Wayne Fitzgerald, title designer for movies and TV

Wayne Fitzgerald’s title card (along with others, including Bruce Lee) for The Wrecking Crew, the final Matt Helm movie with Dean Martin.

When it comes to titles, names such as Saul Bass, Maurice Binder and Robert Brownjohn get a lot of attention. However, there’s another prolific designer who had an extensive impact on movies and U.S. television: Wayne Fitzgerald.

Fitzgerald, 88, went to work at Pacific Title in 1951, according to his bio at the Art of the Title website.

Pacific Title did title work for Warner Bros., Metro-Goldwyn-Mayer and 20th Century Fox. But no one at Pacific received on-screen credit. As a result, Fitzgerald’s name doesn’t appear on such films as The Music Man and My Fair Lady, according to the website.

Fitzgerald went independent in 1967. His work appeared in such films as The Green Berets; The Wrecking Crew, the final Matt Helm film with Dean Martin; Chinatown; and McQ,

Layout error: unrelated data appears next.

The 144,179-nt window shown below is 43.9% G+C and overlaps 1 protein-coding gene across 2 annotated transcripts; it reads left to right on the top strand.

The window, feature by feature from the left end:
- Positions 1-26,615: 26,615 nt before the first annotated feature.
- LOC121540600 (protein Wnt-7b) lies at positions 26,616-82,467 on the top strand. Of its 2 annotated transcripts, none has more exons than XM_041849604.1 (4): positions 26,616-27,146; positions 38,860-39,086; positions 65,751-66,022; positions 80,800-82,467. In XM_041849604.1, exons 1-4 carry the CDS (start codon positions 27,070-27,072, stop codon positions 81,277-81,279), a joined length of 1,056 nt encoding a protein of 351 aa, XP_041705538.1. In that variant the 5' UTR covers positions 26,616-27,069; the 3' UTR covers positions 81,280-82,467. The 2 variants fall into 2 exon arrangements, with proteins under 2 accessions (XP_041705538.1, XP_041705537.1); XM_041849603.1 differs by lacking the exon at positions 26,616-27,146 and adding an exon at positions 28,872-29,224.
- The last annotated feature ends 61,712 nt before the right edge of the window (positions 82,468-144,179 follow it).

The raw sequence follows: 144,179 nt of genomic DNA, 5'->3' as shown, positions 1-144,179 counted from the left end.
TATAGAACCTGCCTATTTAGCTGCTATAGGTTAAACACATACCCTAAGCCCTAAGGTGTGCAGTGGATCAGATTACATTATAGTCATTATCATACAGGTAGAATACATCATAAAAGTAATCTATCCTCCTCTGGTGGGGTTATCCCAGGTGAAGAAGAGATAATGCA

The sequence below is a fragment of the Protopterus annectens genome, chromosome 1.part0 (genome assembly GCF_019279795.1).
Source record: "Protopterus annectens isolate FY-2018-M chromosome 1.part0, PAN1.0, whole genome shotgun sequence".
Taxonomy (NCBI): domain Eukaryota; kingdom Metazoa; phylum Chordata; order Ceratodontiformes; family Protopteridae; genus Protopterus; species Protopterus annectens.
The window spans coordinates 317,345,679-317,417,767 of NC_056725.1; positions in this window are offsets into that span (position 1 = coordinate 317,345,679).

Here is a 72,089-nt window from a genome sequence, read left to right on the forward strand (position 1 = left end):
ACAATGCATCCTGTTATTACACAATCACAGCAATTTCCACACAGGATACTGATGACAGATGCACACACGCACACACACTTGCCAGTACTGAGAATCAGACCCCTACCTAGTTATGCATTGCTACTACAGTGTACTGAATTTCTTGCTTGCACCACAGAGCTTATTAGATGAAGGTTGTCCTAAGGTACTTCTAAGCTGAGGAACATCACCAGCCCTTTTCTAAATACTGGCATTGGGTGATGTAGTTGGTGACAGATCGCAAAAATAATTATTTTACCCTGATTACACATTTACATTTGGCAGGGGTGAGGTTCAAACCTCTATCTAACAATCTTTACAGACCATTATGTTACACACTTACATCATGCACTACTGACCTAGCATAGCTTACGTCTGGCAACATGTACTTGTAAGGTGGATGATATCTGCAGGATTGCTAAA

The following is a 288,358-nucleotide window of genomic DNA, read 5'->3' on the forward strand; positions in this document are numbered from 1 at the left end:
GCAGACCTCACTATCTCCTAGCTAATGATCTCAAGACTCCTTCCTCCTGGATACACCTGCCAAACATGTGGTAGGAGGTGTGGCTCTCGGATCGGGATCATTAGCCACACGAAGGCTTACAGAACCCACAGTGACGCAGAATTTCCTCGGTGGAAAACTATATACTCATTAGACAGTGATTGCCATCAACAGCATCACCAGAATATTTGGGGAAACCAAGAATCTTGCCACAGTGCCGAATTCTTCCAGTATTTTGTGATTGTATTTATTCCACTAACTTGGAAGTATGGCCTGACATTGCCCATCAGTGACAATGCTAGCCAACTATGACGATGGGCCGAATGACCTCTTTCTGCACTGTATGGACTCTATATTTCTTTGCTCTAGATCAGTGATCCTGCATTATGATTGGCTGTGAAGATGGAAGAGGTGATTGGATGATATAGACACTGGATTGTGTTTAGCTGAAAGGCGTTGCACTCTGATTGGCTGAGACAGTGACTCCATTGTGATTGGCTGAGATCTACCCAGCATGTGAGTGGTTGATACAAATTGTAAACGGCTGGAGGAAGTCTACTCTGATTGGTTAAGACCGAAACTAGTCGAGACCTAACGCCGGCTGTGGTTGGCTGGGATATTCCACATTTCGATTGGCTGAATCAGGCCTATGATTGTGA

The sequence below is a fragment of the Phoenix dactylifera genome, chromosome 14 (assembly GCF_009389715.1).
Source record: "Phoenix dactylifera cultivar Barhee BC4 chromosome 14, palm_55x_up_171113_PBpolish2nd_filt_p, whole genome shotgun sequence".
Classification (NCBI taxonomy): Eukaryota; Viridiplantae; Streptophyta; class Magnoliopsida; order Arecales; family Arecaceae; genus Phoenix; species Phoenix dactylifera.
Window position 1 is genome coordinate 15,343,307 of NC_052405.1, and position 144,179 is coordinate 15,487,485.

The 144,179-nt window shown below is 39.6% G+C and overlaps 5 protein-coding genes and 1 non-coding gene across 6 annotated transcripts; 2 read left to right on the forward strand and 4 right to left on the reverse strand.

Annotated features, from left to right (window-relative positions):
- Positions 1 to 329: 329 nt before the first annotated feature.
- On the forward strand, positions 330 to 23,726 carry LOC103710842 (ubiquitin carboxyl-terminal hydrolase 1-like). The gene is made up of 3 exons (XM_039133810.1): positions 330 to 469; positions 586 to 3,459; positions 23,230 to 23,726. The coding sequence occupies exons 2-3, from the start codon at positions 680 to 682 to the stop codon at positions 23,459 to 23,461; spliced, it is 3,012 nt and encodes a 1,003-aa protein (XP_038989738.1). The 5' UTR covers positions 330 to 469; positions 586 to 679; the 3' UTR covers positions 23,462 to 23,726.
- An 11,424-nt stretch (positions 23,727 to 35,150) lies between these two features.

The designer also got a lot of television work. He was hired often by Universal’s “television factory.” As a result, the Universal shows he worked on had titles with a bit of visual flair.

Start of the main title of The NBC Mystery Movie

For example, he designed the main title to The NBC Mystery Movie (later The NBC Sunday Mystery Movie), where a man with a flashlight walks with stills of the different components (Columbo, McClous, McMillan & Wife and others) being shown while accompanied by a Henry Mancini theme.

As the title ended, announcer Hank Simms (also the go-to announcer for shows made by QM Productions) would then tell viewers which Mystery Movie segment was being shown tonight.

That title is rarely seen today. The Mystery Movie’s different entries are syndicated separately as TV movies. As a result, they usually don’t include Fitzgerald’s main title.

The designer’s other Universal credits included  It Takes a Thief, The Bold Ones, Switch and Night Gallery.

In all, Fitzgerald’s IMDB.COM ENTRY lists more than 400 credits, extending into the early 21st century.